Scottish Widows cuts $2 billion in investment in tobacco and coal

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Cigarettes are seen in this illustration photo from May 24, 2017. REUTERS/Thomas White/Illustration

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LONDON, March 28 (Reuters) – Britain’s Scottish Widows pension fund will no longer invest in tobacco stocks and will further reduce its investment in coal as it broadens its responsible investing strategy, it said. Monday.

Scottish Widows, part of Lloyds Banking Group (LLOY.L), said it added a further 1.5 billion pounds ($2 billion) to its exclusions, leading to full divestitures of businesses seen as a threat to the environment, social and governance of the pension provider (ESG) to 3 billion pounds.

The company said it would not invest in any company that derives more than 10% of its revenue from tobacco, which it said excluded all tobacco manufacturers and major distributors.

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“Industries such as tobacco are at serious risk of becoming stranded assets, as they face intense pressure from investors, regulators and consumers, and consistently fail to properly address the social impacts of their products and within their supply chain,” said Maria Nazarova-Doyle. , Head of Pension Investments and Responsible Investments at Scottish Widows.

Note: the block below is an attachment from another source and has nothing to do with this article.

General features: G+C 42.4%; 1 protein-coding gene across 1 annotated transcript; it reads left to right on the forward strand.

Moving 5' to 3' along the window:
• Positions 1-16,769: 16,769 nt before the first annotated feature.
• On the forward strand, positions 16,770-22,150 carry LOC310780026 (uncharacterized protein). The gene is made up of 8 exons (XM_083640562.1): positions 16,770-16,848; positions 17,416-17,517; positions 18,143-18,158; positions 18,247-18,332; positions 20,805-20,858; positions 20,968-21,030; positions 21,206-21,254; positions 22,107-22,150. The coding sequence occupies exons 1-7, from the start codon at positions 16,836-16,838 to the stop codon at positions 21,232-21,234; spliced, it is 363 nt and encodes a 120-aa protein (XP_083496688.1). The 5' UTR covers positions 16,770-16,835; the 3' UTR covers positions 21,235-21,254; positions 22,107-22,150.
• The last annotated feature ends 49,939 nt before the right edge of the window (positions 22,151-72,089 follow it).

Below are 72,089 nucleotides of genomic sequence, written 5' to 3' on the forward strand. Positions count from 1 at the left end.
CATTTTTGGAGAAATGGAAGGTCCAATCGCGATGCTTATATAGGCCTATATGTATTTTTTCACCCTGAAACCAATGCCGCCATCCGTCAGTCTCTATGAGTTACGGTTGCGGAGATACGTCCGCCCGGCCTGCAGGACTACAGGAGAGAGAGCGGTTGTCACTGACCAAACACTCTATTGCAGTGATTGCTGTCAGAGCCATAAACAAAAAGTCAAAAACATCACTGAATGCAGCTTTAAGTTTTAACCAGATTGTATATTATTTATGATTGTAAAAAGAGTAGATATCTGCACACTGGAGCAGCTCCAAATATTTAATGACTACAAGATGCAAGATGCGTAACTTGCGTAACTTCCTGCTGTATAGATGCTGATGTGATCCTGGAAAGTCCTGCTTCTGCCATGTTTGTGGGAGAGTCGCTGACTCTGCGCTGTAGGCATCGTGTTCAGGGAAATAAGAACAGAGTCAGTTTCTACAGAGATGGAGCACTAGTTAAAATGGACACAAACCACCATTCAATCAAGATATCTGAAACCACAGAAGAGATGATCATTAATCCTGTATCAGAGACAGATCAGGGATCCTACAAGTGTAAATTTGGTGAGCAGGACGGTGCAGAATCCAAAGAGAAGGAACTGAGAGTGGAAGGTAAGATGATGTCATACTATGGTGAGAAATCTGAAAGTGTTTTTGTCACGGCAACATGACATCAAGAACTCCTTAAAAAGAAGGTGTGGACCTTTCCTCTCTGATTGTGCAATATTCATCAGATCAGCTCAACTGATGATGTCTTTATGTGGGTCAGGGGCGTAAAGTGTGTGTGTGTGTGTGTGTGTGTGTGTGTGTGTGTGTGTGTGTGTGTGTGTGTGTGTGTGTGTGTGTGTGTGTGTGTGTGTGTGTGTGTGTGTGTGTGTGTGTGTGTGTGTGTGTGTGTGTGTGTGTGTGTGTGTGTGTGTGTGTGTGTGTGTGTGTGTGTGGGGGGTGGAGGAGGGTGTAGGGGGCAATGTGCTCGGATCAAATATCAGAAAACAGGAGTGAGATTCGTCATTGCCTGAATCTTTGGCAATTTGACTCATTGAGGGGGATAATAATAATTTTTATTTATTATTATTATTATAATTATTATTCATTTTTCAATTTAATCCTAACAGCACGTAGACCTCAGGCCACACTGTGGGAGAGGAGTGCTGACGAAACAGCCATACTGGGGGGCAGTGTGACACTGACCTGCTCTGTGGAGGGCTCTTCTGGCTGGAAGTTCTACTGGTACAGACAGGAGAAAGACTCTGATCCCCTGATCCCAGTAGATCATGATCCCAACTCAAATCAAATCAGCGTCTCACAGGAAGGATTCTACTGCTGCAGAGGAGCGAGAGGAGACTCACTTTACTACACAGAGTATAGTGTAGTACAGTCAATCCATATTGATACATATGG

Scottish Widows, which has £190bn in assets under administration, also said it would lower the threshold for investing in companies mining thermal coal and tar sands, the dirtiest fossil fuels, to 5 % of income versus 10%.

Quitting smoking follows similar initiatives by financial institutions such as Credit Agricole (CAGR.PA) and Aviva (AV.L).

Insurers and investors such as Swiss Re (SRENH.S) have also toughened their policies on fossil fuels as companies increasingly focus on environmentally sustainable investments. Read more

($1 = 0.7582 pounds)

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Reporting by Carolyn Cohn; Editing by Edmund Blair

Our standards: The Thomson Reuters Trust Principles.

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